Lawyer Vindicated on Appeal After Losing Case on Untimely Bathroom Break
Some things can't wait, like when a Florida lawyer desperately needed to leave the courtroom to go the bathroom.
But poor Jeff Tomberg had to wait 18 months for a court of appeal to excuse him. The appeals court said the trial judge should have allowed Tomberg to argue a motion, even though he was late to a hearing because he was in the bathroom. The justices said the judge abused his discretion in refusing the lawyer's request to be heard.
"Here, because plaintiffs' counsel was only a few minutes late for the summary judgment hearing and offered a patently reasonable explanation for his tardy appearance, and there was no showing of prejudice or willful misconduct, we find that the trial court abused its discretion in refusing to allow plaintiffs' counsel to present argument at the hearing," the Fourth Circuit Court of Appeal said.
In other words, "Yes, Jeff, you may go now."
Whew! Finally Got a Break
Tomberg was to appear before Palm Beach Circuit Judge Thomas Barkdull III in May 2015 to oppose the summary judgment motion in a slip-and-fall case. He arrived about five minutes before the hearing and saw opposing counsel was not in the courtroom and the judge was not on the bench. So he went to the restroom and came back a few minutes late.
"I walked in at the end of the hearing," Tomberg told Local10.com. Tomberg explained his tardiness, but Burkdull denied the attorney's request to be heard. "No motion to continue, no memorandum in opposition, counsel you may not argue," the judge said.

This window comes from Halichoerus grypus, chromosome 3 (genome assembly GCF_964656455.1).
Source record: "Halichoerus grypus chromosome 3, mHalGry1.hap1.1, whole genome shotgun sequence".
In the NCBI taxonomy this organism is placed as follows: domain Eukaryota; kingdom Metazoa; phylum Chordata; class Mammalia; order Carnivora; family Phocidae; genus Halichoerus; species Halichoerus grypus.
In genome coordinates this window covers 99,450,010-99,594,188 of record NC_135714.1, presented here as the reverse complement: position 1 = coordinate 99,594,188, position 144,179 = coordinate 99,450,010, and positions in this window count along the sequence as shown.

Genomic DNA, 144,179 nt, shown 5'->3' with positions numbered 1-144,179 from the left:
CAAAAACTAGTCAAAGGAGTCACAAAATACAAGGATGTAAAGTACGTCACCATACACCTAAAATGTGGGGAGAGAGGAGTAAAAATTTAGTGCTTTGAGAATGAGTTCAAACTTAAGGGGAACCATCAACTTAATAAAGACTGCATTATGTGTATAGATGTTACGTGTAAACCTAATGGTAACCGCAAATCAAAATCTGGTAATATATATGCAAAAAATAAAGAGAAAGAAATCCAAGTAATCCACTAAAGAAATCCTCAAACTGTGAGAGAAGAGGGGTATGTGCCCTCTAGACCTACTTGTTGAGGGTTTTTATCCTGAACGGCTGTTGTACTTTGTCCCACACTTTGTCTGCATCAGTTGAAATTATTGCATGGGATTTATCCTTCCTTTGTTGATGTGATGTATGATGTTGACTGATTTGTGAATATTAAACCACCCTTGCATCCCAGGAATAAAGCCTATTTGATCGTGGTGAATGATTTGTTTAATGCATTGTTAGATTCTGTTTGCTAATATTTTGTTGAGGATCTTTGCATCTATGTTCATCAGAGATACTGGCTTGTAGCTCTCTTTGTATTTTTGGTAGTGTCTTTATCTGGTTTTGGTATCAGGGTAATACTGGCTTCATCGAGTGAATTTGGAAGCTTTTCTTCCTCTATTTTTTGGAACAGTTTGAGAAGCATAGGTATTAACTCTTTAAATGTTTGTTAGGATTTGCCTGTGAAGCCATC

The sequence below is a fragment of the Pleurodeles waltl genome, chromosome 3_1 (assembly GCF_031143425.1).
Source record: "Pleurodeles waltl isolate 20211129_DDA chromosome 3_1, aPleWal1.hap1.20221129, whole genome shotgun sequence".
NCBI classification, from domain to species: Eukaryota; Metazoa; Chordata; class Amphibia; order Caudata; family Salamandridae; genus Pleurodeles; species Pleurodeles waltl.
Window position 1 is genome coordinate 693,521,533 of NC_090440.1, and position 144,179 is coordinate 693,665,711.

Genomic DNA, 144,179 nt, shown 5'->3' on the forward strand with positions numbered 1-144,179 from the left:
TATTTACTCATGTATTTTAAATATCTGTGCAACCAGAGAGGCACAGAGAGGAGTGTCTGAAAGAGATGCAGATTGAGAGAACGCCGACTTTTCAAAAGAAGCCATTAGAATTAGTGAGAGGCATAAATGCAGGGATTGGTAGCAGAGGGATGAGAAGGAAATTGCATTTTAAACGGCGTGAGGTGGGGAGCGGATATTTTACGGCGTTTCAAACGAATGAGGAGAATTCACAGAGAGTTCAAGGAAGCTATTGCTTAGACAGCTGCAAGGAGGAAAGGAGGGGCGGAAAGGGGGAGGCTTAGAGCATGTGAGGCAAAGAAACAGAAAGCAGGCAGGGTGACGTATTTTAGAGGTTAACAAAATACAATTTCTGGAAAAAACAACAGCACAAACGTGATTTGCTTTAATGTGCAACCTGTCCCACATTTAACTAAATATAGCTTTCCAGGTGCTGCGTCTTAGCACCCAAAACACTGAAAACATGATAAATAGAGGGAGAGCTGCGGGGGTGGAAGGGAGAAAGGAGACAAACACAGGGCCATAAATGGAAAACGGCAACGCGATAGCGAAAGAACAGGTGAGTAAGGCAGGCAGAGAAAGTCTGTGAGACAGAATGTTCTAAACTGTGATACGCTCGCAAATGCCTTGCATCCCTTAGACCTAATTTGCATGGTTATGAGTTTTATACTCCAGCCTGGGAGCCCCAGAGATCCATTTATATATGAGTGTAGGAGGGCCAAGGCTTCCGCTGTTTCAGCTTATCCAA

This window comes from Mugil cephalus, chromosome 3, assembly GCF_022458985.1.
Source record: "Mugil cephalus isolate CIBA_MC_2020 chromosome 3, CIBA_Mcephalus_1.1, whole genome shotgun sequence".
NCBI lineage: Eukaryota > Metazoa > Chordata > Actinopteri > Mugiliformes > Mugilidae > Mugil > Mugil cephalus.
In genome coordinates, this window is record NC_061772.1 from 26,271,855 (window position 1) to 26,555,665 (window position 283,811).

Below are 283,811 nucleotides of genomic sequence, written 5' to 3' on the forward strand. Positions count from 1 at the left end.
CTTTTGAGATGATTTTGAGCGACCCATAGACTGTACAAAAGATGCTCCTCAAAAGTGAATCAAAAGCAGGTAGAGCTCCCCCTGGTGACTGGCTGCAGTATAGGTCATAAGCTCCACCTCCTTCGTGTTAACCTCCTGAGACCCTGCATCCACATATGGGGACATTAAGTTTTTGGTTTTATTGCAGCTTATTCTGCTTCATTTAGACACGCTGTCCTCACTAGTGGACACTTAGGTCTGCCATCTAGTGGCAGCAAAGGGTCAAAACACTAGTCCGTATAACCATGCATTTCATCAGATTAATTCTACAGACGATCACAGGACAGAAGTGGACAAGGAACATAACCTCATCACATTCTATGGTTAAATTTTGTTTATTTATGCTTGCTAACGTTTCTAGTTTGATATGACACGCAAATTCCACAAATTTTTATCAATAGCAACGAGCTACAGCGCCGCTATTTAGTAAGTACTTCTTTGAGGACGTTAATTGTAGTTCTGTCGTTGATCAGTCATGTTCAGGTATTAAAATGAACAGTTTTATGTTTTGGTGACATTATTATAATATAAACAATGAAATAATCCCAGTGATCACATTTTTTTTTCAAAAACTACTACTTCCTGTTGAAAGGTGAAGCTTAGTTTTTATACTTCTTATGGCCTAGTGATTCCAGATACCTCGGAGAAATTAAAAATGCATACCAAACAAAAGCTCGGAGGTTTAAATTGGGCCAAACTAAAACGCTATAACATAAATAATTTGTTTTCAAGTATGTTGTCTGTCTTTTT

After timely filing an appeal, Tomberg got a break. The court reversed the summary judgment and remanded the case for a full hearing.
Attorney Didn't Want the 15 Minutes of Fame
Tomberg thought he would be excused for being a few minutes late that day, but he didn't expect to become famous for it. He once won Ohio's largest jury verdict for a child's wrongful death, argued before the Florida Supreme Court, and practiced 39 years as a board certified trial lawyer.
"There's an unfortunate irony here that this is what I'll be known for," he told Daily Business Review.
Hey, Jeff, it could have been worse. Just think if you hadn't gone to the bathroom, did the pee dance at the podium, and then lost the summary judgment ...
- Can You Take a Bathroom Break during the Trial? (New York City Personal Injury Law Blog)
- Actions Speak Louder Than Words: Your Body Language During Meetings (FindLaw's Greedy Associates)
- Meal Break and Rest Break Laws (FindLaw's Learn About the Law)
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